Effective Ways to Address Difficult Customers

difficult customers

If you have worked in the Service Drive for, let’s say, 15 minutes or longer you probably understand that there is a fair share of difficult customers you will encounter.

As I come up on 40 years in retail service department experience, I can share some doozies! But let’s remember being a Service Advisor, Service Manager or other customer facing person in Service requires that we treat every interaction as a chance to connect with that customer on a personal level. Service Advising is INTERACTIONAL not just transactional. People have to LIKE you to be really effective. In fact, and I know many of you can vouch for me here, some of my most difficult customers turned into raving fans and ended up being my BEST customers. I look back on fondly on these interactions because I was able to overcome the challenge and serve the customer better.difficult customers

So what are some effective ways to address difficult customers and is there a time to terminate a customer (GASP!)

Step 1: Listen!

Let them vent in a private office if possible. Do not try to interrupt the customer or be confrontational. Let the customer have their say their peace, and even if they don’t have all the information or may just be plain wrong. As you listen, take the opportunity to build rapport with the customer.

Step 2: Don’t get MAD!

If the customer is cussing or being vocally offensive, take a mental deep breath and continue as if you didn’t hear them. Responding in kind will not solve anything, and it will usually intensify the situation in a negative direction. Instead, remind the customer that you are there to help them and their best immediate chance of resolving the situation – often this simple statement will help defuse the problem.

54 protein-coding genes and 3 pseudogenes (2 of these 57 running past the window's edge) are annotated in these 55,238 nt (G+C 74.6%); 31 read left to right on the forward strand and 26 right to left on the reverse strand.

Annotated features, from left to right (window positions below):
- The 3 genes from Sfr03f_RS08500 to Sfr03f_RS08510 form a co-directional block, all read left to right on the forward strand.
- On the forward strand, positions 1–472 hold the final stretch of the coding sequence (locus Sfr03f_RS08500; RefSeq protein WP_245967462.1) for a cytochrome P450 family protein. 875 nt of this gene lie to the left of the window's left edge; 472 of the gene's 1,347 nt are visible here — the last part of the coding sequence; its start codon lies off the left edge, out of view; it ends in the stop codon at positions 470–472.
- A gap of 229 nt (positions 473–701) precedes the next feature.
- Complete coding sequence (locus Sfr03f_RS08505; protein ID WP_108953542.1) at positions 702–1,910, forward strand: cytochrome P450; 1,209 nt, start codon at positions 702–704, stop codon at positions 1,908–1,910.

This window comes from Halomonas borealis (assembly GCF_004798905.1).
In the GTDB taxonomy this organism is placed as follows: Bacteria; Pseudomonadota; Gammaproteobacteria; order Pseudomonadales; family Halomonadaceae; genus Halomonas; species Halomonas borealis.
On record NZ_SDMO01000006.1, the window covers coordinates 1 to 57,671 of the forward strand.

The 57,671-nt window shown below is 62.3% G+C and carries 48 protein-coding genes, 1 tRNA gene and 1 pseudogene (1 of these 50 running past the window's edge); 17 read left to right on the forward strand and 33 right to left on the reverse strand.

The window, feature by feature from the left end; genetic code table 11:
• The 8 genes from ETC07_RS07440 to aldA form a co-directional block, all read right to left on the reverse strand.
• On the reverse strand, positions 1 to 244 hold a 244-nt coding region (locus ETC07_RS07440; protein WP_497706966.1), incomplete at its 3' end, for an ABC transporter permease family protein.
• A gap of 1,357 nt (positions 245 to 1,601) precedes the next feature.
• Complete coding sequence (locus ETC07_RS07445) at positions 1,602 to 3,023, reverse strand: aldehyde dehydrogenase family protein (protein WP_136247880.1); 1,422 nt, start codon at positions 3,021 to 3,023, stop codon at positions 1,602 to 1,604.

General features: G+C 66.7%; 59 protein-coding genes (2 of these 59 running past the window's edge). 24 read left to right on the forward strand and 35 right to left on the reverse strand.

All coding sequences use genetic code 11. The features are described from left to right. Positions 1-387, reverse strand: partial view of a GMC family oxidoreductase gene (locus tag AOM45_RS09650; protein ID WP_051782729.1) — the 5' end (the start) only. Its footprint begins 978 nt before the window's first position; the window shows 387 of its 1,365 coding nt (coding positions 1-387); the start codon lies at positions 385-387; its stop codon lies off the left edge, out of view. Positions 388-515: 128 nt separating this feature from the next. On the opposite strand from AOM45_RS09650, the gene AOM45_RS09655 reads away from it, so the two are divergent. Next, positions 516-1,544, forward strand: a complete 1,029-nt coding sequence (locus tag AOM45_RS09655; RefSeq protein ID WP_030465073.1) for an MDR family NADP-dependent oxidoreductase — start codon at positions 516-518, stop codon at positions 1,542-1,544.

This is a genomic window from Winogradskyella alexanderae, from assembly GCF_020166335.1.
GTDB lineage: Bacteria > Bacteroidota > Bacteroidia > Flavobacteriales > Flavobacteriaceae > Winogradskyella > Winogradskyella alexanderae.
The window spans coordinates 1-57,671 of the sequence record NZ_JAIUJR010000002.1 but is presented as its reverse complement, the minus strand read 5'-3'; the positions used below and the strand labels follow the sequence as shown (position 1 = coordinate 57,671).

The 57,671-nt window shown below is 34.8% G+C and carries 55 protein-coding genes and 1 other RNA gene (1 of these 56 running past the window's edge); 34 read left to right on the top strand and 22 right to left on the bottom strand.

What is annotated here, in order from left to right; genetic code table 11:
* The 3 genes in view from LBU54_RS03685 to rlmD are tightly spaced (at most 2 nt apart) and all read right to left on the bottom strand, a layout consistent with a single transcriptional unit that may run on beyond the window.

Step 3: Use Non-Threatening Body language and vocal tones.

Uncross your arms and lower your voice. If the customer gets louder, start speaking more slowly and in a lower, friendlier tone. Your calm behavior will mirror on them and will assist in getting them calm. As you address the situation with a calm, clear mind, unrattled by the customer’s tone or volume, anger will usually dissolve.

Step 4: Put Yourself in THEIR Shoes

Establish a bond through empathy. Put yourself in the same situation….What would YOU do? Repeat back the source of their frustration and show that you understand their situation. If you can identify with a customer’s issue, it will help alleviate their stress.

Step 5: Know When to Give In

Remember, the squeaky wheel gets the grease! Keep in mind that you’re dealing with an exception not the rule. Is this time you could be using more productively instead of bickering with a customer over the being right or a small expenditure? Note to self: Don’t manage by exception. Recognize this is for the most part an anomaly.

Step 6: Follow Through

If you promise a callback – call back! Even if you promised an update that you don’t have yet, call the customer at the scheduled time anyway. The customer will be reassured to know that you were not trying to dodge them and will appreciate the follow-up. Summarize the next steps. At the end of the call, let the customer know exactly what to expect and then be sure to follow through on your promises. Document the call to ensure you’re well prepared for the next interaction.

Remember to never take these exchanges personally. Always speak to the issue at hand and do not get personal, especially when the customer does. Guide the conversation back to the issue and how you intend to resolve it and try to ignore personal comments. After all, you’re interacting with a human. We never know what the other person is going through. We’ve all been there, to some degree. Try to help make their day better by being a pleasant, soothing voice – it’ll make you feel better as well!

Finally, just a few words on when and if we should “Fire” a client ever. This is, of course, a drastic step. However, I would caution you to consider with your upper management customers that cause a lot of headaches. Contemplate The 80/20 rule that states that 20 percent of your customers are accounting for 80 percent of your headaches. Of course, it’s probably not as high as 20%, but you get the idea. Fire those customers who are destroying your time and energy and spend more quality time with the customers who create most of your revenue and excellent CSI ratings.

Hope this help. Call me anytime 770-561-4644